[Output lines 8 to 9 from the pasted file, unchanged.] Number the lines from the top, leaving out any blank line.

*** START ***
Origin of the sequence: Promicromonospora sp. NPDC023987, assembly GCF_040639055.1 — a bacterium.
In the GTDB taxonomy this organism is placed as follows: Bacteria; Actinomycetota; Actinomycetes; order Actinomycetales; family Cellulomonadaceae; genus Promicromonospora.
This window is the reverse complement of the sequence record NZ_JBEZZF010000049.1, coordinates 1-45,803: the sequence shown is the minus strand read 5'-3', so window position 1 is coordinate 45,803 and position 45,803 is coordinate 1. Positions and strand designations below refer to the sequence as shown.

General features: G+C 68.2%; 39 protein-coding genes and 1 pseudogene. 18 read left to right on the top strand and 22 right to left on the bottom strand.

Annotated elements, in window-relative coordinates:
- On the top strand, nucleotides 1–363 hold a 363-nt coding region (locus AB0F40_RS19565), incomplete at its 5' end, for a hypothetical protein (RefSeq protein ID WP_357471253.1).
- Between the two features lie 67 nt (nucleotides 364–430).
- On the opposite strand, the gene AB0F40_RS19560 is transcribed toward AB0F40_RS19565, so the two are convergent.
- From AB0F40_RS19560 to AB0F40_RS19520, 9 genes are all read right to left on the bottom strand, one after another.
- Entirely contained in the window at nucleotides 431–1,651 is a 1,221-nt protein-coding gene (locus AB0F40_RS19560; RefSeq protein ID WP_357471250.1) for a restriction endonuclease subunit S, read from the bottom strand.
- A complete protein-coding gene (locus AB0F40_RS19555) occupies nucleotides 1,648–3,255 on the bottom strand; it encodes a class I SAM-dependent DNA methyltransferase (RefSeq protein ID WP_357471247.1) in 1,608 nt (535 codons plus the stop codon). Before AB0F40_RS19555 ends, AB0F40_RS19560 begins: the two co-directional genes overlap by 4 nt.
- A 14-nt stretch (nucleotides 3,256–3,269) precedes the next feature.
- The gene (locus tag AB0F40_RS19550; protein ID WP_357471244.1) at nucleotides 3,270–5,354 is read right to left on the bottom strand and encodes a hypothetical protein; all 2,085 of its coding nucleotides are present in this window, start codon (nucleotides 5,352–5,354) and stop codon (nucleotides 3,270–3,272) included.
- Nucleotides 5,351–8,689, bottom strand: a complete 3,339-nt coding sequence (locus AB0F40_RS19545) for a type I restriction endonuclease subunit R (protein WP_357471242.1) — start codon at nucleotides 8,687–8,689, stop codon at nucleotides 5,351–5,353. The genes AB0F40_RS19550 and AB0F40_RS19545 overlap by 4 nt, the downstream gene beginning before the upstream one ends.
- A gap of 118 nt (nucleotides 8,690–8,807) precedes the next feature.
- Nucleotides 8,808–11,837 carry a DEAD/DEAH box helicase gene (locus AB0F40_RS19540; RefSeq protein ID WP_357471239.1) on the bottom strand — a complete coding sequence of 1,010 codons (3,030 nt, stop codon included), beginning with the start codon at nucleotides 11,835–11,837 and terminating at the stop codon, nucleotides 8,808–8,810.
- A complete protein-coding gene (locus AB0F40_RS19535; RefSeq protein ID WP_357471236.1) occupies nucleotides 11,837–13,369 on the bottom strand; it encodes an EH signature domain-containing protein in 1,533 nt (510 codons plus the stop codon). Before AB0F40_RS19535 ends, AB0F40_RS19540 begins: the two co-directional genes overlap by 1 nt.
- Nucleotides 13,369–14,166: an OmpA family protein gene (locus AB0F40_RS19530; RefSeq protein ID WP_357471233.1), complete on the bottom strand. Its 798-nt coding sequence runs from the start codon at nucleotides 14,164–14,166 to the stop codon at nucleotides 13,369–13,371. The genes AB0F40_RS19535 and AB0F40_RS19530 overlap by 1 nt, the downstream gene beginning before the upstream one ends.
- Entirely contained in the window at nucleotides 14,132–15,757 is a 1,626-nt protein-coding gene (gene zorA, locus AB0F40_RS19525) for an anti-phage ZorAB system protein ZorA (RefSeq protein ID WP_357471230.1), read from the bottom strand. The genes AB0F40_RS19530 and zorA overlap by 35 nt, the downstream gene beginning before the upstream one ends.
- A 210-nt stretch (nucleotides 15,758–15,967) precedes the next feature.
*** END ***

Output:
- On the opposite strand, the gene AB0F40_RS19560 is transcribed toward AB0F40_RS19565, so the two are convergent.
- From AB0F40_RS19560 to AB0F40_RS19520, 9 genes are all read right to left on the bottom strand, one after another.